The policy allows sharing personal data with third-parties (not just critical service providers), and does not explicitly list the third-parties.
This may come in the form of outright data sharing or by using local third-party analytics software (such as Google Analytics, which collects a plethora of user information).
Note that whether the policy allows sharing aggregated user data does not affect this question.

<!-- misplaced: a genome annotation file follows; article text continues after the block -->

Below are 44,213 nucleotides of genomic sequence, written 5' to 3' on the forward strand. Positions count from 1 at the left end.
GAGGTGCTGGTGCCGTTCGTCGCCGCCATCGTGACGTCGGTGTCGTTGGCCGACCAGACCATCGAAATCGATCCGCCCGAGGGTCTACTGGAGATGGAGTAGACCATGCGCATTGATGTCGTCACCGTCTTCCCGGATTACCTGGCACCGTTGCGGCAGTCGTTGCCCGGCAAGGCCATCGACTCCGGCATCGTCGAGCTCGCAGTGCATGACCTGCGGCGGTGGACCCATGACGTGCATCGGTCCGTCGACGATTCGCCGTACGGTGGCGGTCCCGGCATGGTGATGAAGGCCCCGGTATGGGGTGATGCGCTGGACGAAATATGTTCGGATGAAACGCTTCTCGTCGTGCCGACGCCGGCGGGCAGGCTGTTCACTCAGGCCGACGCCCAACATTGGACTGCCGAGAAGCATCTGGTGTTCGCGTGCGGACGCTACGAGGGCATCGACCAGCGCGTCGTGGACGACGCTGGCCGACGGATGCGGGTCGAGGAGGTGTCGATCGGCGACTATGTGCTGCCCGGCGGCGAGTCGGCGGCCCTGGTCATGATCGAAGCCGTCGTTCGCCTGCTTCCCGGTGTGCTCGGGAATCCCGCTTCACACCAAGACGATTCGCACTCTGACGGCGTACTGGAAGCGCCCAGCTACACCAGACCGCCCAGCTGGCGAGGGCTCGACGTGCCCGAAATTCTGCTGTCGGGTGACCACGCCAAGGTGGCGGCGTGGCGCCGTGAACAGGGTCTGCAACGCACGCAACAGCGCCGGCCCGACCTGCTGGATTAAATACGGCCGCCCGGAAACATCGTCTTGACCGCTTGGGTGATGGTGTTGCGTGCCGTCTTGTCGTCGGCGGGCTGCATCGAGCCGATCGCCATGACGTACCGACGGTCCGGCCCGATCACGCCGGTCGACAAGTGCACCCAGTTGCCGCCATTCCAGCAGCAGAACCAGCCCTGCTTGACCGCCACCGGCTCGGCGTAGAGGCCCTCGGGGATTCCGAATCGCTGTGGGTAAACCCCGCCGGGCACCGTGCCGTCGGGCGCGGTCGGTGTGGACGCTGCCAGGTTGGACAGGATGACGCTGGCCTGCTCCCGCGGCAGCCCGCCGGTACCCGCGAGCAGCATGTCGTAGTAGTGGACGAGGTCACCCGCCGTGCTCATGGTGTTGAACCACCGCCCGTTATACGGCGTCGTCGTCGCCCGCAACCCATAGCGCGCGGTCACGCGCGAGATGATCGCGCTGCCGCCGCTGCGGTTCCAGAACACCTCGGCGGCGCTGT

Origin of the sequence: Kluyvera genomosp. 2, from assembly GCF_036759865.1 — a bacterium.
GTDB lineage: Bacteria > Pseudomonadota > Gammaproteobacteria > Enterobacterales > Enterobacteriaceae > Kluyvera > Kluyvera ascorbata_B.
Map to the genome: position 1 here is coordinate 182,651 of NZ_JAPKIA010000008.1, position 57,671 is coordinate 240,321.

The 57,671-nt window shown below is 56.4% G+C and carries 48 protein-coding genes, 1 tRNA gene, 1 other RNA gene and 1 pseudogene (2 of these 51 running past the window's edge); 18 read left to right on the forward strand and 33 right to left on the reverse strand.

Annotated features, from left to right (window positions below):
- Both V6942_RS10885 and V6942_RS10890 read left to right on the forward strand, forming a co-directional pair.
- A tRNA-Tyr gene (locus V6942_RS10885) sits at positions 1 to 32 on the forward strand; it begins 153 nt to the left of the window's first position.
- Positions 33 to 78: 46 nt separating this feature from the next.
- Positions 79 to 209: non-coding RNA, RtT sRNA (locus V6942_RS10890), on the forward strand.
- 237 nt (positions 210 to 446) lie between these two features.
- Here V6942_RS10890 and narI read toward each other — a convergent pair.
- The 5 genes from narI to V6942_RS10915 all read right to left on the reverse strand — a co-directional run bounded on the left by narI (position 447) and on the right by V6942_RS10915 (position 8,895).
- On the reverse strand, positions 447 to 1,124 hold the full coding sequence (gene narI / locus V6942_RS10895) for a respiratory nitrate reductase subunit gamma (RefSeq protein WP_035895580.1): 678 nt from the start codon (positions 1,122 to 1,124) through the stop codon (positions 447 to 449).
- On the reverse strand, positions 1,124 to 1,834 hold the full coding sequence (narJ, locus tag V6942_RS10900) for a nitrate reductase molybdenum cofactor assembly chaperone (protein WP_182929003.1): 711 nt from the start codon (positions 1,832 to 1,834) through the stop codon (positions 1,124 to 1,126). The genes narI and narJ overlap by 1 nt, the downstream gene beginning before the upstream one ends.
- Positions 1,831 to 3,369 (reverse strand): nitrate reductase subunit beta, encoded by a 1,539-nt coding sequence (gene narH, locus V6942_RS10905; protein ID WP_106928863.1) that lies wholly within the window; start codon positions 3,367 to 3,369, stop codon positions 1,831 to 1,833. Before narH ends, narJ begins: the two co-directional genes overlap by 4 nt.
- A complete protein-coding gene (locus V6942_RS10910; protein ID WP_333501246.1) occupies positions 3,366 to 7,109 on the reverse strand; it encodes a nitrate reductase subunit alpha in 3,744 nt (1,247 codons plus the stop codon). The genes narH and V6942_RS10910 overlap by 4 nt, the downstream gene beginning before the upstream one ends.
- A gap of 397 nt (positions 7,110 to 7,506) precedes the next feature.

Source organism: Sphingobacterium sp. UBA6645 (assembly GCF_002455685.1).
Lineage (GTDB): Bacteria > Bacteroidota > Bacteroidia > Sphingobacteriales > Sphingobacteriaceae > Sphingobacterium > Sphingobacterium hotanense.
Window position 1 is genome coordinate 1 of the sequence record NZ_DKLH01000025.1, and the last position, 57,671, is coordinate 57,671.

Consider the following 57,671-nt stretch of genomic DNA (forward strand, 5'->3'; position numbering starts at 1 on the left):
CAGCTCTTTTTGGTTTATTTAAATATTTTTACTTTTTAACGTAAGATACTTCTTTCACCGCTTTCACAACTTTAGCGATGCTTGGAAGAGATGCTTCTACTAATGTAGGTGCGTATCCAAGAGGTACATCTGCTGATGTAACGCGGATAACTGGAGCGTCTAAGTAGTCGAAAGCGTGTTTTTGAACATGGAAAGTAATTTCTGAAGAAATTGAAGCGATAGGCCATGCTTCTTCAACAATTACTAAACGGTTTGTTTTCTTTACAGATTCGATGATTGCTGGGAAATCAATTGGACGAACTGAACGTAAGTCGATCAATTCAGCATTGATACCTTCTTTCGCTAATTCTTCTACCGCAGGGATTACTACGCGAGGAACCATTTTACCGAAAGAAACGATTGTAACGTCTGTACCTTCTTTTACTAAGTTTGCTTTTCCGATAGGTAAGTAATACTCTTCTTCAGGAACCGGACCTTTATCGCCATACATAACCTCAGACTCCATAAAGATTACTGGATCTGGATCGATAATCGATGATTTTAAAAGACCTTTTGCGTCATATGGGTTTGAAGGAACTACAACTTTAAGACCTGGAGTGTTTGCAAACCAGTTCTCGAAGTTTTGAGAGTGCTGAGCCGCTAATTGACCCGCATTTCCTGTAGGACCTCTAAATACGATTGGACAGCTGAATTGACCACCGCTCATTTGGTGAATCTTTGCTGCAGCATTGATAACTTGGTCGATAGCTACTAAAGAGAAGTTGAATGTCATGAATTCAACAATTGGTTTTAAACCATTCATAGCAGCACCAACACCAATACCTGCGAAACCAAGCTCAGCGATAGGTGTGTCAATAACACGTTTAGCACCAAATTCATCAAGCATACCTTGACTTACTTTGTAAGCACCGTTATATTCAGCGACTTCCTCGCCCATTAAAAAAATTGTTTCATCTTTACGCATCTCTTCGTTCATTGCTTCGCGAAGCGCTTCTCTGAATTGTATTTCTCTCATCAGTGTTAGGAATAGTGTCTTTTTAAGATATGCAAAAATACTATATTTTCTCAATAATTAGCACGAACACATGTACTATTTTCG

If the personal data is encrypted when it passes through the third-party, it does not count as third-party access (as the data is inaccessible to that party).
If personal data has been made public by, for example, posting it to a blog, it does not count as private personal information (and is therefore not considered by this question).